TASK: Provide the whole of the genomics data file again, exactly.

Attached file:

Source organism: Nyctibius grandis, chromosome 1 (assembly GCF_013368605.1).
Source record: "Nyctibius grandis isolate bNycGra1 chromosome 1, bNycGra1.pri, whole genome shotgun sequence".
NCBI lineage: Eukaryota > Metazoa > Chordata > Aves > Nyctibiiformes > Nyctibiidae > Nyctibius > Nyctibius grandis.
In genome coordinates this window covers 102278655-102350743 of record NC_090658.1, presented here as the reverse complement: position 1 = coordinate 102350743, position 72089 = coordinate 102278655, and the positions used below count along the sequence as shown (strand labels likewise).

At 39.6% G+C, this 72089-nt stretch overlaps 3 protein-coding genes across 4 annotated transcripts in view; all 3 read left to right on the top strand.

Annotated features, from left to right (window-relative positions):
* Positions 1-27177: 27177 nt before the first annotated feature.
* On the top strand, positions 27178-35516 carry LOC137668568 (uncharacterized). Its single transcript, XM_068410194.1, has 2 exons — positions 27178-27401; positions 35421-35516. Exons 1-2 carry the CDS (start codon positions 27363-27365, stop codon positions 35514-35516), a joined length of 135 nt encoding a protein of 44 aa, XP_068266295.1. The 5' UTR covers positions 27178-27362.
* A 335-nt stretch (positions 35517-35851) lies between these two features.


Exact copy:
Source organism: Nyctibius grandis, chromosome 1 (assembly GCF_013368605.1).
Source record: "Nyctibius grandis isolate bNycGra1 chromosome 1, bNycGra1.pri, whole genome shotgun sequence".
NCBI lineage: Eukaryota > Metazoa > Chordata > Aves > Nyctibiiformes > Nyctibiidae > Nyctibius > Nyctibius grandis.
In genome coordinates this window covers 102278655-102350743 of record NC_090658.1, presented here as the reverse complement: position 1 = coordinate 102350743, position 72089 = coordinate 102278655, and the positions used below count along the sequence as shown (strand labels likewise).

At 39.6% G+C, this 72089-nt stretch overlaps 3 protein-coding genes across 4 annotated transcripts in view; all 3 read left to right on the top strand.

Annotated features, from left to right (window-relative positions):
* Positions 1-27177: 27177 nt before the first annotated feature.
* On the top strand, positions 27178-35516 carry LOC137668568 (uncharacterized). Its single transcript, XM_068410194.1, has 2 exons — positions 27178-27401; positions 35421-35516. Exons 1-2 carry the CDS (start codon positions 27363-27365, stop codon positions 35514-35516), a joined length of 135 nt encoding a protein of 44 aa, XP_068266295.1. The 5' UTR covers positions 27178-27362.
* A 335-nt stretch (positions 35517-35851) lies between these two features.